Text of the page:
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Machine-learning robot could streamline drug development

by • February 9, 2016 • No Comments

Testing out newly created drugs is an incredibly time-consuming process, and it can be complex to get right. Now, a team of scientists at Carnegie Mellon University (CMU) is working to streamline the task, creating a robotically-driven experimentation process that is definitely able-bodied to reduce the number of tests that have to be carried out by as much as 70 percent.

When working on a new drug, scientists have to determine its influence to ensure that it is both an effective treatment and not harmful to patients. This is hugely time-consuming, and it is just not practical to perform experiments for every possible set of biological conditions.

This is definitely where CMU’s new robotic process steps in. It uses a machine learning approach to select that experiments to conduct, via patterns in the data to accurately predict results of experiments without in fact carrying them out.

The process is able-bodied to conduct selected experiments on its own, via liquid-handling robots and an automated microscope. Its abilities were put to the test in a study to determine the influence of 96 drugs on 96 cultured mammalian cell clones, containing various, fluorescently-tagged proteins. A total of 9,216 experiments were possible, every of that involved testing the influence of a drug by bringing a picture of it mixing with the target cell.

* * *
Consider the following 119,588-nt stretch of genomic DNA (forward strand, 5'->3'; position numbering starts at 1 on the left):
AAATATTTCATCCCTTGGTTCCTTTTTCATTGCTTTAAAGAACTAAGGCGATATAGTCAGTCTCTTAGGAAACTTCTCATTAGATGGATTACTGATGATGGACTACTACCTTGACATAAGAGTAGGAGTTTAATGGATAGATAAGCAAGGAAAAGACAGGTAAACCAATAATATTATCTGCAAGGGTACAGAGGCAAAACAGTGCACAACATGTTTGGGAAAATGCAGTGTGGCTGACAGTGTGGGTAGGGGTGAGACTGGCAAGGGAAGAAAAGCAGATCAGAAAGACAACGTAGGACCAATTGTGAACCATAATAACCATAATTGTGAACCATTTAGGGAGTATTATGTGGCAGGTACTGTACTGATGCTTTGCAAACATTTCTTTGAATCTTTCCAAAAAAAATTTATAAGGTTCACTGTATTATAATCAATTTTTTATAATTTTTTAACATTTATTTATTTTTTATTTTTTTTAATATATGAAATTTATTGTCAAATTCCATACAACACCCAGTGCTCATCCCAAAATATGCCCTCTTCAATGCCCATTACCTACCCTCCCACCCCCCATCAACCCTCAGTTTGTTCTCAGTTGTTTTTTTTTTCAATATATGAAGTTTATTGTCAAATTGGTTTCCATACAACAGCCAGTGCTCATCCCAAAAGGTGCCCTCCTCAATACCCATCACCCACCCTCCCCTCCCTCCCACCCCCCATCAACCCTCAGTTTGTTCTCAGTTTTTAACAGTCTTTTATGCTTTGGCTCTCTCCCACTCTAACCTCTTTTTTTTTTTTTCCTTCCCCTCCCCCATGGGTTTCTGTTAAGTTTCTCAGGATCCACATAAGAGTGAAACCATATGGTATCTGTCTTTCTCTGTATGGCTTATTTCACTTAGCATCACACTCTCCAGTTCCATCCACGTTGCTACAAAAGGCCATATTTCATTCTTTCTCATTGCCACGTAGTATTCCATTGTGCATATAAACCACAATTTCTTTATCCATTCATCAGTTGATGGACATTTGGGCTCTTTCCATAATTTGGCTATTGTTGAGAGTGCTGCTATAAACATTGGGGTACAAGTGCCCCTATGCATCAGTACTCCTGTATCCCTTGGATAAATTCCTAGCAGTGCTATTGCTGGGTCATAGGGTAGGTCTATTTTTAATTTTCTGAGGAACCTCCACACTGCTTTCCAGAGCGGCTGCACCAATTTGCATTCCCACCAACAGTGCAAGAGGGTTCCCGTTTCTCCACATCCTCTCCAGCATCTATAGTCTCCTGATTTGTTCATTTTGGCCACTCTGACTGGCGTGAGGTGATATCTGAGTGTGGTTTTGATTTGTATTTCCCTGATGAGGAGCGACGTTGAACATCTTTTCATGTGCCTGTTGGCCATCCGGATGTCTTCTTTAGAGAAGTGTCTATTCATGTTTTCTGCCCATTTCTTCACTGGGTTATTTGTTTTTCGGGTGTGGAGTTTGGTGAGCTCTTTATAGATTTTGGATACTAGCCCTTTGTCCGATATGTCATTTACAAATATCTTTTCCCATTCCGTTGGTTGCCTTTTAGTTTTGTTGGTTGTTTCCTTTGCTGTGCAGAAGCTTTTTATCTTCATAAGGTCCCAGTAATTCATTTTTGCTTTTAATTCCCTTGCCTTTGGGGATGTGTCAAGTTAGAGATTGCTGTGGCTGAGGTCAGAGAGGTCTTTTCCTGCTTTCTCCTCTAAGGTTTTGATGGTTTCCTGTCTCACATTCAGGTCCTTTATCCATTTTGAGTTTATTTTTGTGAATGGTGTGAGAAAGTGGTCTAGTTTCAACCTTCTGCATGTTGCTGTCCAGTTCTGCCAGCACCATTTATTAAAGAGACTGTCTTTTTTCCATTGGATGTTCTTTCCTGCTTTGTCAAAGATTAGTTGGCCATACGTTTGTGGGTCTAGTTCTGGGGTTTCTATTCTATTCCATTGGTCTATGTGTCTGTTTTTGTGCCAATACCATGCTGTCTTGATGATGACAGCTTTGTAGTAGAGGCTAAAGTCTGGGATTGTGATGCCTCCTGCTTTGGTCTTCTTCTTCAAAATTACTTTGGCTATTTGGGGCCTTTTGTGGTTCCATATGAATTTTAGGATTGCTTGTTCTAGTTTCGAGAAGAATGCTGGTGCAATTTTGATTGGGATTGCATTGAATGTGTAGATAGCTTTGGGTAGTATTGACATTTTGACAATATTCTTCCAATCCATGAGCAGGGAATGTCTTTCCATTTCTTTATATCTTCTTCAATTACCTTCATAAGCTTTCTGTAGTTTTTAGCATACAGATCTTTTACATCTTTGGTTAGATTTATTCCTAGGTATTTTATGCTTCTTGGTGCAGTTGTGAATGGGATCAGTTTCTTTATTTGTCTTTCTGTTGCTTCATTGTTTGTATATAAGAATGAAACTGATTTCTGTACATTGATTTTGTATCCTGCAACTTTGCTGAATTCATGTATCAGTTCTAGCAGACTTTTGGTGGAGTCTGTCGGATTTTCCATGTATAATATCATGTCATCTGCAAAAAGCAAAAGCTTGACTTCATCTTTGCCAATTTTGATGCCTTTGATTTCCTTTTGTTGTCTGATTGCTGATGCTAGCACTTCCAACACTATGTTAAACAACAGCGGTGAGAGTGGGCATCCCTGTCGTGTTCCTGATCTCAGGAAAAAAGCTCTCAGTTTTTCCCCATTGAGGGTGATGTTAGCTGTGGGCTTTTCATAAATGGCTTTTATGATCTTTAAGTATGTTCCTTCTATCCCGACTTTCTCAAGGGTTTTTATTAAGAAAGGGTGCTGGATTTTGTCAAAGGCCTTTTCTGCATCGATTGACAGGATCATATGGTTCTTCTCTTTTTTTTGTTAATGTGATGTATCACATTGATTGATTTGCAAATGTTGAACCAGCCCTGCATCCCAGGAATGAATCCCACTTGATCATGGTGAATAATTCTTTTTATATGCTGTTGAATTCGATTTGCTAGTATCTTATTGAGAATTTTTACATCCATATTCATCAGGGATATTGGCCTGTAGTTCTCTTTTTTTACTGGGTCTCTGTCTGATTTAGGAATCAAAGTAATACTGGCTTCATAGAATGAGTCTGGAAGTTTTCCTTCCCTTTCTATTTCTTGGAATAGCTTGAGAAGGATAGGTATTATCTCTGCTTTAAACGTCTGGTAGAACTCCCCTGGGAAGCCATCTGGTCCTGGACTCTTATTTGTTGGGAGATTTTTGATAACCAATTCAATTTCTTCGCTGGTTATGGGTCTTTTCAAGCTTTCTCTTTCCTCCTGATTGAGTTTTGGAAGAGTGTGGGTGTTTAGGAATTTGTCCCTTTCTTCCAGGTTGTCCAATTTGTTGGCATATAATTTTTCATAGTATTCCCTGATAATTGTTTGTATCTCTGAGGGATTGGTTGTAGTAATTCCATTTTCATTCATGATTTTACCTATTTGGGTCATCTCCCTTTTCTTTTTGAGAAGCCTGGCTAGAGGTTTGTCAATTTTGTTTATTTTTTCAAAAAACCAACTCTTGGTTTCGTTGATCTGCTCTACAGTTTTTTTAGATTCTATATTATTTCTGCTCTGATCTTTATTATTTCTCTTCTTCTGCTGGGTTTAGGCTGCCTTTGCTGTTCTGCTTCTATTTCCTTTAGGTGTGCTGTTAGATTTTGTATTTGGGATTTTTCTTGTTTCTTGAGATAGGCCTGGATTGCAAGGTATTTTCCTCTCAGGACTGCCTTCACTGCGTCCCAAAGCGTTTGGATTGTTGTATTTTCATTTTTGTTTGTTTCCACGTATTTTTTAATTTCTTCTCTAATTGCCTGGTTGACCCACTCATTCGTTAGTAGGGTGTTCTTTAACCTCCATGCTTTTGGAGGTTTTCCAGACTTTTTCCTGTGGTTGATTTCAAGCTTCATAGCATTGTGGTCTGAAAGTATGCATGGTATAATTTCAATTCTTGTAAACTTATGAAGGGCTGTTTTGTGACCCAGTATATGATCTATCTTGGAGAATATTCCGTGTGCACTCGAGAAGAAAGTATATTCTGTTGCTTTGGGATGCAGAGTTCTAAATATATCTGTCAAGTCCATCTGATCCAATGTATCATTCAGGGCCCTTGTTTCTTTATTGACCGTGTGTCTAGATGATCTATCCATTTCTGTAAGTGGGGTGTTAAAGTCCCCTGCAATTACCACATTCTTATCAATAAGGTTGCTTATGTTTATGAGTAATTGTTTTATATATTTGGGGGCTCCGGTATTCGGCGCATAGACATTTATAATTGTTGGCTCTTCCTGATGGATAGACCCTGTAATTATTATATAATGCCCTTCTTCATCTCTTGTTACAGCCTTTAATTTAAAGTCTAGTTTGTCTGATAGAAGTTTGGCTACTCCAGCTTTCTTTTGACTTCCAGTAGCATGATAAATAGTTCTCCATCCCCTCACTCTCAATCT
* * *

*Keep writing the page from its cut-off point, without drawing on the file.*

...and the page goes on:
The machine began by imaging all 96 cells, pinpointing the location of the protein inside it. The influence of every drug were and so recorded in the same way, with the machine learning algorithm slowly selecting patterns in the location of the proteins, known as phenotypes.

By grouping together much like images, the machine learner was able-bodied to select future new phenotypes without assist of the researchers. As additional data was gathered, it was utilized to form a predictive version, guessing the outcomes of unmeasured experiments.

A total of 30 rounds of testing were undertaken by the automated process, with 2,697 experiments accomplished out of the possible 9,216. The rest of the outcomes were predicted by the machine, to an astounding accuracy rate of 92 percent.

The researchers believe that their work proves that machine learning techniques are viable-bodied for use in medical testing, and may have a big impact on both the practical and financial issues faced by the field.

“The immediate challenge can be to use these methods to reduce the cost of achieving the goals of significant, multi-site projects, such as The Cancer Genome Atlas, that aims to accelerate belief of molecular basis of cancer with genome analysis technologies,” said senior paper author Robert F. Murphy.

The findings of the research were published online in the journal eLife.

Source: CMU


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